by Neil Mitchell
HLint is a tool for suggesting possible improvements to Haskell code. These suggestions include ideas such as using alternative functions, simplifying code and spotting redundancies. This document is structured as follows:
This program has only been made possible by the presence of the haskell-src-exts package, and many useful improvements have been made by Niklas Broberg in response to feature requests.
A complete bug list is kept at my bug tracker. Some common issues that I do not intend to fix include:
Installation follows the standard pattern of any Haskell library or program, simply type cabal update to update your local hackage database, then cabal install hlint to install HLint.
Once HLint is installed, simply run hlint source where source is either a Haskell file or a directory containing some Haskell files. Any directory will be searched recursively for any files ending with .hs or .lhs. For example, running HLint over darcs would give:
$ hlint darcs-2.1.2 darcs-2.1.2\src\CommandLine.lhs:94:1: Error: Use concatMap Found: concat $ map escapeC s Why not: concatMap escapeC s darcs-2.1.2\src\CommandLine.lhs:103:1: Warning: Use fewer brackets Found: ftable ++ (map (\ (c, x) -> (toUpper c, urlEncode x)) ftable) Why not: ftable ++ map (\ (c, x) -> (toUpper c, urlEncode x)) ftable darcs-2.1.2\src\Darcs\Patch\Test.lhs:306:1: Error: Use a more efficient monadic variant Found: mapM (delete_line (fn2fp f) line) old Why not: mapM_ (delete_line (fn2fp f) line) old ... lots more suggestions ...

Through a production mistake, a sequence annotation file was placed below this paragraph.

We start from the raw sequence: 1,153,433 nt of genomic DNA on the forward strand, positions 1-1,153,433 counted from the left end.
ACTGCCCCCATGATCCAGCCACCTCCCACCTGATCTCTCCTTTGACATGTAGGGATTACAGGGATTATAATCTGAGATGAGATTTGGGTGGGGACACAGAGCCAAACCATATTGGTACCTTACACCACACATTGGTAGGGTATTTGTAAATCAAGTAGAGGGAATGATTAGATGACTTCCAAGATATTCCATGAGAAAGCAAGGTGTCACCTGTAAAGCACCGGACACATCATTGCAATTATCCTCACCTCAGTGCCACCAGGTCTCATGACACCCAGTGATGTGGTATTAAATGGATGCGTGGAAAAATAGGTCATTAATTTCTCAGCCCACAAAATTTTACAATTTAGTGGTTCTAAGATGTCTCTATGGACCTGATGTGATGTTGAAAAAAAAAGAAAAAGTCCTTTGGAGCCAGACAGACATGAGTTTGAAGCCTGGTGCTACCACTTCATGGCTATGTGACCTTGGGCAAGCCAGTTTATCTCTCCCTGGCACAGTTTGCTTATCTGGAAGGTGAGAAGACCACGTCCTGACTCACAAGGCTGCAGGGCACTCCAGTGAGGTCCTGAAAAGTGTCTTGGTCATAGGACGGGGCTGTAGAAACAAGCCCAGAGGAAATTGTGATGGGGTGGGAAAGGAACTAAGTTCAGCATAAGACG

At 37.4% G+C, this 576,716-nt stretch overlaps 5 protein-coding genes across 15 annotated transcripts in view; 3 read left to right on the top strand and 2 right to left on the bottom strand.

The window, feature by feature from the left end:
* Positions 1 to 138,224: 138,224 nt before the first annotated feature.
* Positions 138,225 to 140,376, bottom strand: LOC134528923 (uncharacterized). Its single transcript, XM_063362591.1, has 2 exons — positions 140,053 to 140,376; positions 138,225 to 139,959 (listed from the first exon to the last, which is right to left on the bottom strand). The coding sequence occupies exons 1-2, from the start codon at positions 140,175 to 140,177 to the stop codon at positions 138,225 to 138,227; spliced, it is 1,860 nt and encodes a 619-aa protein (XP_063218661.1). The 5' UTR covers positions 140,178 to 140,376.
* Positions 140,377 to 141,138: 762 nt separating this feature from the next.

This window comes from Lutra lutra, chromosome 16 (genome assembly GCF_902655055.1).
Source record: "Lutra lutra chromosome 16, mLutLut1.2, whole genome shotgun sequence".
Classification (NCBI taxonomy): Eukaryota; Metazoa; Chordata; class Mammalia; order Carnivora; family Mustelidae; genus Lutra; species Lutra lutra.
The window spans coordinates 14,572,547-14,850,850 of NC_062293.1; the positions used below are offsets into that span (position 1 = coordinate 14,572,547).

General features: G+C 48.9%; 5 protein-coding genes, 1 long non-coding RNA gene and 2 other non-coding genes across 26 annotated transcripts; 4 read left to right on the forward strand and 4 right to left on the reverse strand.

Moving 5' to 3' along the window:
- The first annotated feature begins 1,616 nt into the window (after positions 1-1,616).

Each suggestion says which file/line the suggestion relates to, how serious the issue is, a description of the issue, what it found, and what you might want to replace it with. In the case of the first hint, it has suggested that instead of applying concat and map separately, it would be better to use the combination function concatMap.
The first suggestion is marked as an error, because using concatMap in preference to the two separate functions is always desirable. In contrast, the removal of brackets is probably a good idea, but not always. Reasons that a hint might be a warning include requiring an additional import, something not everyone agrees on, and functions only available in more recent versions of the base library.
Disclaimer: While these hints are meant to be correct, they aren't guaranteed to be. Please report any non equivalent hints not listed above in the limitations.
HLint can generate a lot of information, and often searching for either the errors specific to a file, or a specific class of errors, is difficult. Using the --report flag HLint will produce a report file in HTML, which can be viewed interactively. It is recommended that if investigating more than a handlful of hints, a report is used.
Emacs integration of HLint has been provided by Alex Ott. The integration is similar to compilation-mode, allowing navigation between errors, etc. The script is at hs-lint.el, and a copy is installed locally in the data directory. To use, just add the following code to the Emacs init file:
(require 'hs-lint) (defun my-haskell-mode-hook () (local-set-key "\C-cl" 'hs-lint)) (add-hook 'haskell-mode-hook 'my-haskell-mode-hook)